More on skills tests v’s psychometric tests – declarative and procedural knowledge
Declarative and procedural knowledge
There are several different ‘ways’ of knowing things and of acquiring knowledge. Two of the main ways are declarative and procedural knowledge. Declarative knowledge is knowing that – i.e., factual knowledge and information – for instance that Sir Edmund Hilary climbed Mt Everest. Procedural knowledge is knowing how – i.e., knowing how to perform activities – like playing tennis.
Skills tests and psychometric cognitive tests tap different types of knowledge
While there is some overlap, psychometric cognitive tests mostly tap declarative knowledge. They assess the things we know, have learned, can describe or can figure out by using our knowledge and learning.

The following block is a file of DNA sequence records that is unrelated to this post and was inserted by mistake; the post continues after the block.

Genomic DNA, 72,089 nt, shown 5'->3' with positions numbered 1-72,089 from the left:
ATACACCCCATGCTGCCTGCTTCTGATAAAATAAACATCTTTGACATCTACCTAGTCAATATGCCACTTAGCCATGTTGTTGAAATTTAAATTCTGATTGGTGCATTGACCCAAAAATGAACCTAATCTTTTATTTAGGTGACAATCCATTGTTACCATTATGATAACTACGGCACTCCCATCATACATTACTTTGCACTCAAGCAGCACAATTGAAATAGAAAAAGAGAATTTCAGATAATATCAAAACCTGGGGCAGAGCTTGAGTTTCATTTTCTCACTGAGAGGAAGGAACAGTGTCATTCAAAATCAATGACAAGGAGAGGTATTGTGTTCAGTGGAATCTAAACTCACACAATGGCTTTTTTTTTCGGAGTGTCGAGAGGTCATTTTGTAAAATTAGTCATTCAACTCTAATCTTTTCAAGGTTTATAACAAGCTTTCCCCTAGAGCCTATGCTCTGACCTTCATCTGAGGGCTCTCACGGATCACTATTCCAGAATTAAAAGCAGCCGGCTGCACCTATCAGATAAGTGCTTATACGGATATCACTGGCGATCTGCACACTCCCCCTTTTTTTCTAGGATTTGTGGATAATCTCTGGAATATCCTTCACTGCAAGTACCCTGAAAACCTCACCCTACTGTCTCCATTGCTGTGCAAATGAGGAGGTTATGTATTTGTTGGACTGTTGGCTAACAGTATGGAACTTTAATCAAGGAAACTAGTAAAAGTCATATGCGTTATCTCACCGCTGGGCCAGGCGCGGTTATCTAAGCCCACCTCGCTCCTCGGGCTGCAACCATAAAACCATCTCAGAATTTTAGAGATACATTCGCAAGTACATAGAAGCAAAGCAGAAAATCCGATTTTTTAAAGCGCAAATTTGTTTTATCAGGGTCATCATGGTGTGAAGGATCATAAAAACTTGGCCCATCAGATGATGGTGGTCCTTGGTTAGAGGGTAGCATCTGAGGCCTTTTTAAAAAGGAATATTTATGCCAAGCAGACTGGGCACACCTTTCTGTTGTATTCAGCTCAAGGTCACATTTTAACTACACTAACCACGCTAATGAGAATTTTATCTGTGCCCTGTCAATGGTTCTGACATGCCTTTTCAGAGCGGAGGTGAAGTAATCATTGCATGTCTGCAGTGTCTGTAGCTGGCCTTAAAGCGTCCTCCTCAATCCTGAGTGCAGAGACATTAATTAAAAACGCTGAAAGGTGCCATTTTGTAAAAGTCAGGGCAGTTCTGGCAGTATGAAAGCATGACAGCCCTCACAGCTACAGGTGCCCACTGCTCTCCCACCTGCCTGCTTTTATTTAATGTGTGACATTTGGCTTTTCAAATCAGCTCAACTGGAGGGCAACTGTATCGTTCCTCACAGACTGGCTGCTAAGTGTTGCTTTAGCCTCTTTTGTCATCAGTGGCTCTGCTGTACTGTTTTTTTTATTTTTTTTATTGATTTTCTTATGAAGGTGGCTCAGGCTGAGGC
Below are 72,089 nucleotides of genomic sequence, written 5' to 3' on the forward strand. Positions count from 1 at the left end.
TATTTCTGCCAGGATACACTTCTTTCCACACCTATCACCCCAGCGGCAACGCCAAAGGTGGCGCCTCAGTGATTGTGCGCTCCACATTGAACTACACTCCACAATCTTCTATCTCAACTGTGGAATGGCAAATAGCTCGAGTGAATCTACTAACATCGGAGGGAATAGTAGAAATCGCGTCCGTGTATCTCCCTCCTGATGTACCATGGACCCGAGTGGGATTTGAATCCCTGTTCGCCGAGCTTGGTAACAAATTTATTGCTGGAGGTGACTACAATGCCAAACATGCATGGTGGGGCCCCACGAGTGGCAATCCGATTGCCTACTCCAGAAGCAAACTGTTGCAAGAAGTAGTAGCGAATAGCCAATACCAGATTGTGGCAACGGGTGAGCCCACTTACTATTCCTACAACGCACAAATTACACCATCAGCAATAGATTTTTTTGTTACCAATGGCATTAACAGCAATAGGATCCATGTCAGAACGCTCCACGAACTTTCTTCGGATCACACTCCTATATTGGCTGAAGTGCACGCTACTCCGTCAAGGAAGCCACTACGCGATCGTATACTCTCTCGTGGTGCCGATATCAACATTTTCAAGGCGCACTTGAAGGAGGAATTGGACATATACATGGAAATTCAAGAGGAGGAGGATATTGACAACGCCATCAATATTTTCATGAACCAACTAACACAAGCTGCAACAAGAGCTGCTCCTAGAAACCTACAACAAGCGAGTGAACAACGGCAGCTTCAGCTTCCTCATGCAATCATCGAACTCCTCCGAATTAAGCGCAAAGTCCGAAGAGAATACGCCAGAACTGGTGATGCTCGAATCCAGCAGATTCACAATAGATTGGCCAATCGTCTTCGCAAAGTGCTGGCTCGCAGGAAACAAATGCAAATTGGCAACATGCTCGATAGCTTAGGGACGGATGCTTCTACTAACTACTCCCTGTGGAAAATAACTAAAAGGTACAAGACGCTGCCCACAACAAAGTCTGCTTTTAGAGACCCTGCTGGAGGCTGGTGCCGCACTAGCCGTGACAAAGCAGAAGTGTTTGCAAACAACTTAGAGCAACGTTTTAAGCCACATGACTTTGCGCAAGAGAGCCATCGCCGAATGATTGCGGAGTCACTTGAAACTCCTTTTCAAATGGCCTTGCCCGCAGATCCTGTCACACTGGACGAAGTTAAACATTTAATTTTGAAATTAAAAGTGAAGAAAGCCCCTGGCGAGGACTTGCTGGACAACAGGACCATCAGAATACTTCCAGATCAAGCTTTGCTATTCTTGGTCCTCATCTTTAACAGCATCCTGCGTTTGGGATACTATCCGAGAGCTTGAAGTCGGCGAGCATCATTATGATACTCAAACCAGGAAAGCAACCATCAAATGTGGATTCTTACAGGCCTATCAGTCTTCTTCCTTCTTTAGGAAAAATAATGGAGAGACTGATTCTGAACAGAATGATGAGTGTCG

Skills tests tap procedural knowledge. They assess the things we can do, like type or use MS Word effectively. According to Prof John Anderson, all knowledge starts out as declarative information. So to use the typing example, when learning to type it is first necessary to learn facts about the keyboard and where to place your fingers. Putting the facts into practice is how procedural knowledge is gained. It is not possible to learn skills properly without practising them. Over time, this becomes automatic, so that a typist no longer thinks about the facts but can do the task effortlessly. In fact, if a person was asked to explain facts about typing while they were doing so, it would slow them down.
As stated earlier, there is overlap. Some of what is assessed in skills tests will be facts about programs and some of the novel, fluid tasks in the psychometric tests will draw on procedural knowledge.
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